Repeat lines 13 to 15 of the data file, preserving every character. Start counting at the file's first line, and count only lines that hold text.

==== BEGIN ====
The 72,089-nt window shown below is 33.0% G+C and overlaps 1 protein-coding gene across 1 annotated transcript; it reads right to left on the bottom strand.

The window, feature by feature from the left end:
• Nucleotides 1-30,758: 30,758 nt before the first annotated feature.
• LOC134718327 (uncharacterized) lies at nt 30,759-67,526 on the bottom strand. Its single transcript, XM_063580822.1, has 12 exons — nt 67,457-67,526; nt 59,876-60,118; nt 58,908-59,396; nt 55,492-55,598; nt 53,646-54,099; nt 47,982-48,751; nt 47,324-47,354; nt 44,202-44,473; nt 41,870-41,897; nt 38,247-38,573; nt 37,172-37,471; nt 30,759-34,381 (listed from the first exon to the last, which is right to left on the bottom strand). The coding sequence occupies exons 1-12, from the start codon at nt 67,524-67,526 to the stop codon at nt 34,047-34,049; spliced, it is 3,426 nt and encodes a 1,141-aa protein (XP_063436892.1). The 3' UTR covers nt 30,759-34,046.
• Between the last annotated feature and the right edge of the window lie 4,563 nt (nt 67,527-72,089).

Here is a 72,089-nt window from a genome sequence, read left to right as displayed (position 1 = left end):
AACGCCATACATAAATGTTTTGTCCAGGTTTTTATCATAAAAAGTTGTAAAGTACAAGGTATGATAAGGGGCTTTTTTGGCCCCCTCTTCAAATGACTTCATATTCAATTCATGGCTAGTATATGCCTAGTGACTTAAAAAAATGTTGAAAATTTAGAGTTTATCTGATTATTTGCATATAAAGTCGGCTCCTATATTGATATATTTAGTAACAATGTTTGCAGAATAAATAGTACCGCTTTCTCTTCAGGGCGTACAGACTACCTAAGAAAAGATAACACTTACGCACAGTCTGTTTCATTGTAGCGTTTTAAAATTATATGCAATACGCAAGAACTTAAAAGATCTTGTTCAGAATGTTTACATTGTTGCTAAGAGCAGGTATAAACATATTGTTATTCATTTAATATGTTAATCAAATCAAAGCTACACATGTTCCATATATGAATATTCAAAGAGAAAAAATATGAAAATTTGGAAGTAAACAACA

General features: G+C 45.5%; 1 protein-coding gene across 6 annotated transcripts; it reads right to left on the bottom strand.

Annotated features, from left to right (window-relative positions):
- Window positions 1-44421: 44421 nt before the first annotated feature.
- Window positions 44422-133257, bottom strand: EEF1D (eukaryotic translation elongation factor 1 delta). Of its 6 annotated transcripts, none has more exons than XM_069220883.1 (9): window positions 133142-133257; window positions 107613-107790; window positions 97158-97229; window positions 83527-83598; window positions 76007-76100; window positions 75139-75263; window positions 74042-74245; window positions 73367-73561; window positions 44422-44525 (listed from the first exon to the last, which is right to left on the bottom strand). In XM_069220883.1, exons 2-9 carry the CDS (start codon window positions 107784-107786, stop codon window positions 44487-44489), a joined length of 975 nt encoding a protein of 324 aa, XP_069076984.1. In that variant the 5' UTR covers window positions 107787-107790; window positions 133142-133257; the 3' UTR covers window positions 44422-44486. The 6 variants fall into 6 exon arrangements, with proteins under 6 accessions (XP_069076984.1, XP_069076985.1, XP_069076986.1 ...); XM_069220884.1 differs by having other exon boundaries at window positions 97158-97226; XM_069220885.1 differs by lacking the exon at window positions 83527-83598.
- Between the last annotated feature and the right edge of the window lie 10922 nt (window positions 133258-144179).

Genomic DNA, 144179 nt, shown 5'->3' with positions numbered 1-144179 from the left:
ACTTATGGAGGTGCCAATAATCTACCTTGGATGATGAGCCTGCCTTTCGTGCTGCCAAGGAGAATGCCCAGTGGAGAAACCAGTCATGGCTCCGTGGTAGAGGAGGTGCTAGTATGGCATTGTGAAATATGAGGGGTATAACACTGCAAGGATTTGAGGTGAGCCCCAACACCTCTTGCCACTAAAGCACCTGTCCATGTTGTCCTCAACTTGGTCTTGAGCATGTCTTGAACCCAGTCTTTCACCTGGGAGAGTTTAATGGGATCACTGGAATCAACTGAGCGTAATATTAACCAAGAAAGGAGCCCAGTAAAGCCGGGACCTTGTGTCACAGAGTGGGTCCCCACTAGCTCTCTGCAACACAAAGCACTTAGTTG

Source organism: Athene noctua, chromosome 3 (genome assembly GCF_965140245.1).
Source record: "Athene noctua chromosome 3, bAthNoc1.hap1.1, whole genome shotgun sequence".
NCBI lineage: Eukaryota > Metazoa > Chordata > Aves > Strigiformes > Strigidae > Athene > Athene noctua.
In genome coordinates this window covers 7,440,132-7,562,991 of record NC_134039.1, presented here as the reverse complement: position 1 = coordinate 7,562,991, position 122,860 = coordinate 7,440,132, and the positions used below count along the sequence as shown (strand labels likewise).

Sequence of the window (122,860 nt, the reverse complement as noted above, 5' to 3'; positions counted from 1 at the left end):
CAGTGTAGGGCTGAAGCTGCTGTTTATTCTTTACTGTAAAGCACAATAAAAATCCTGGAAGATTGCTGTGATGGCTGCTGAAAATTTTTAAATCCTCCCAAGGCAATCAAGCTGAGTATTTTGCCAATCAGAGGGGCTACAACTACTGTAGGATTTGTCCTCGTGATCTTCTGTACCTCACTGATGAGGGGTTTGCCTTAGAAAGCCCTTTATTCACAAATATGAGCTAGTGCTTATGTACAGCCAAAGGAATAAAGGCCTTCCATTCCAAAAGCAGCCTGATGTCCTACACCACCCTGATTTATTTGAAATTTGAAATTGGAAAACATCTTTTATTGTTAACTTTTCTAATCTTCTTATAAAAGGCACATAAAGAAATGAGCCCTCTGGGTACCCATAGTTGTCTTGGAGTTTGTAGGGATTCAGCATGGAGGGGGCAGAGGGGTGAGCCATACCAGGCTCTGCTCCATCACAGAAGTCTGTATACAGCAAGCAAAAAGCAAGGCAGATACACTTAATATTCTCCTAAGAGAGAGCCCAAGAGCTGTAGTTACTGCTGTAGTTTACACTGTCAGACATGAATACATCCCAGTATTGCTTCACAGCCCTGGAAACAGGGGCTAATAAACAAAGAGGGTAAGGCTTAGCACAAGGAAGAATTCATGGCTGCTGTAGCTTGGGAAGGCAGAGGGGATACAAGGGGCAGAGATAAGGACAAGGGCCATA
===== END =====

Genomic DNA, 144179 nt, shown 5'->3' with positions numbered 1-144179 from the left:
ACTTATGGAGGTGCCAATAATCTACCTTGGATGATGAGCCTGCCTTTCGTGCTGCCAAGGAGAATGCCCAGTGGAGAAACCAGTCATGGCTCCGTGGTAGAGGAGGTGCTAGTATGGCATTGTGAAATATGAGGGGTATAACACTGCAAGGATTTGAGGTGAGCCCCAACACCTCTTGCCACTAAAGCACCTGTCCATGTTGTCCTCAACTTGGTCTTGAGCATGTCTTGAACCCAGTCTTTCACCTGGGAGAGTTTAATGGGATCACTGGAATCAACTGAGCGTAATATTAACCAAGAAAGGAGCCCAGTAAAGCCGGGACCTTGTGTCACAGAGTGGGTCCCCACTAGCTCTCTGCAACACAAAGCACTTAGTTG

Source organism: Athene noctua, chromosome 3 (genome assembly GCF_965140245.1).